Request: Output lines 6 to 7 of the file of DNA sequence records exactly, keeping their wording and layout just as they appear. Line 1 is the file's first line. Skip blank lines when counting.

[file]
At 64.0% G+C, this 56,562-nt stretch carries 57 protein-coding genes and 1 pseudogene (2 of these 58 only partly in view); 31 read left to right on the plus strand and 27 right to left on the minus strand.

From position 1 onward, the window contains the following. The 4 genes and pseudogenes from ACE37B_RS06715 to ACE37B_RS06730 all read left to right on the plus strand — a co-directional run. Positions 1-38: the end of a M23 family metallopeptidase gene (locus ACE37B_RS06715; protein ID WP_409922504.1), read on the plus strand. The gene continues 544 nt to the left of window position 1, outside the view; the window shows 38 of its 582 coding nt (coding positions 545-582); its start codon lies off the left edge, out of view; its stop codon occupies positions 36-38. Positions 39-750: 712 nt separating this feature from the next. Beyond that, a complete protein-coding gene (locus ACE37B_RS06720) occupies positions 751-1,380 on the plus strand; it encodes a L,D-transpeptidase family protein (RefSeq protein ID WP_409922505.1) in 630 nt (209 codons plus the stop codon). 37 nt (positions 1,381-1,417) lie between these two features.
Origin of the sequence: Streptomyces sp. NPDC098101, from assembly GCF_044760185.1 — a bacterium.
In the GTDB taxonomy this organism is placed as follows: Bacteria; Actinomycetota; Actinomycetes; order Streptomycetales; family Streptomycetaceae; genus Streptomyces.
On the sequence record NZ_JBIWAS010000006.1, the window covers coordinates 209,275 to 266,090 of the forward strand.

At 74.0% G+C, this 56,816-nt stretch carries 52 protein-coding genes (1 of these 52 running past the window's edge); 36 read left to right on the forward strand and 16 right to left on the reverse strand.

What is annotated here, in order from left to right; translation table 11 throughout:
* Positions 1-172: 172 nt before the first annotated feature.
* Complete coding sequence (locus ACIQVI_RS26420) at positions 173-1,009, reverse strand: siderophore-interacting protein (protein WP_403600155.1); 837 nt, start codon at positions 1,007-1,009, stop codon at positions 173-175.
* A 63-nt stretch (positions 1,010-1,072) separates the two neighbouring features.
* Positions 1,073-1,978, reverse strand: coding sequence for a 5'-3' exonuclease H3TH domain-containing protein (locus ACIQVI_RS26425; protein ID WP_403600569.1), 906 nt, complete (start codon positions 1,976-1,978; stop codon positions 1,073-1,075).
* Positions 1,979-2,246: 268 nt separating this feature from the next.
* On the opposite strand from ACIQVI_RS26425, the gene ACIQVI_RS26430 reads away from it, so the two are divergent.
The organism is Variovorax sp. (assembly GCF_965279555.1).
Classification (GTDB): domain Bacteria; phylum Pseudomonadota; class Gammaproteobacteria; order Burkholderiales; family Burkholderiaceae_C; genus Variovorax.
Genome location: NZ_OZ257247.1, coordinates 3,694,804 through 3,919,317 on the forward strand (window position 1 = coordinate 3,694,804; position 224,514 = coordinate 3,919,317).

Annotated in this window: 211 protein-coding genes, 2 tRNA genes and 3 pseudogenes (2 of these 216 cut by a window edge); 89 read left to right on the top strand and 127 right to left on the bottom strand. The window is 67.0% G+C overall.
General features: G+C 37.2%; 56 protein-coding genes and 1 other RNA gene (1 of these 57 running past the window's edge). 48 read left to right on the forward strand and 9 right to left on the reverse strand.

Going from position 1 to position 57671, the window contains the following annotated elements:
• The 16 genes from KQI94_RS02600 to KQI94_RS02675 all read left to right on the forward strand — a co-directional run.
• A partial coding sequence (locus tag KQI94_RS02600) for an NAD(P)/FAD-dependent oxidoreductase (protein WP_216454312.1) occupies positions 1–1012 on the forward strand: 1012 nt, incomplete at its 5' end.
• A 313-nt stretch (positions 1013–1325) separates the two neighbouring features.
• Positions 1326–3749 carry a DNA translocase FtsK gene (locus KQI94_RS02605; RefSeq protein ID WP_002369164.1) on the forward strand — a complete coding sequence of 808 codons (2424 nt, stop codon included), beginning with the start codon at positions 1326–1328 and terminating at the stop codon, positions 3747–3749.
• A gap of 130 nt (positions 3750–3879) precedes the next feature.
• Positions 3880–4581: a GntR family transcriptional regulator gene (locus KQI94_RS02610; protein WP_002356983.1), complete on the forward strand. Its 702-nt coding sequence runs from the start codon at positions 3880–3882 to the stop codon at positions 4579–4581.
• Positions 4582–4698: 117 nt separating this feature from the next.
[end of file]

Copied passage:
At 74.0% G+C, this 56,816-nt stretch carries 52 protein-coding genes (1 of these 52 running past the window's edge); 36 read left to right on the forward strand and 16 right to left on the reverse strand.

What is annotated here, in order from left to right; translation table 11 throughout: